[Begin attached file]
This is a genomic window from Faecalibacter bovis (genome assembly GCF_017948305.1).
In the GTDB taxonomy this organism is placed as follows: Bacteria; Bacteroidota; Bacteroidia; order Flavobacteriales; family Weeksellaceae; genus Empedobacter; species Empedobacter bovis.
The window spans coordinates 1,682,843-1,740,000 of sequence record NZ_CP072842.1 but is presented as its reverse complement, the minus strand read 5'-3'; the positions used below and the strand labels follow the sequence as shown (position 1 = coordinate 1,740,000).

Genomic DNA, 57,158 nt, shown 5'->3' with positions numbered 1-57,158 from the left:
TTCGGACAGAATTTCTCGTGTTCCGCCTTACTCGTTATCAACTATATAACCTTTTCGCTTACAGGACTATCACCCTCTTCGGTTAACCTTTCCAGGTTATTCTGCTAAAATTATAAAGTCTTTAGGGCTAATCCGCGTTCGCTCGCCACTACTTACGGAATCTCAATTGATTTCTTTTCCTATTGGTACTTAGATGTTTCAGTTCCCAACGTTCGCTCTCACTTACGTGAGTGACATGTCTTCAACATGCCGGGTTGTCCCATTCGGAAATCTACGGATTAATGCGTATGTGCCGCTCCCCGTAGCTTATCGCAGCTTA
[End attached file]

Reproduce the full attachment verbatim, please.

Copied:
This is a genomic window from Faecalibacter bovis (genome assembly GCF_017948305.1).
In the GTDB taxonomy this organism is placed as follows: Bacteria; Bacteroidota; Bacteroidia; order Flavobacteriales; family Weeksellaceae; genus Empedobacter; species Empedobacter bovis.
The window spans coordinates 1,682,843-1,740,000 of sequence record NZ_CP072842.1 but is presented as its reverse complement, the minus strand read 5'-3'; the positions used below and the strand labels follow the sequence as shown (position 1 = coordinate 1,740,000).

Genomic DNA, 57,158 nt, shown 5'->3' with positions numbered 1-57,158 from the left:
TTCGGACAGAATTTCTCGTGTTCCGCCTTACTCGTTATCAACTATATAACCTTTTCGCTTACAGGACTATCACCCTCTTCGGTTAACCTTTCCAGGTTATTCTGCTAAAATTATAAAGTCTTTAGGGCTAATCCGCGTTCGCTCGCCACTACTTACGGAATCTCAATTGATTTCTTTTCCTATTGGTACTTAGATGTTTCAGTTCCCAACGTTCGCTCTCACTTACGTGAGTGACATGTCTTCAACATGCCGGGTTGTCCCATTCGGAAATCTACGGATTAATGCGTATGTGCCGCTCCCCGTAGCTTATCGCAGCTTA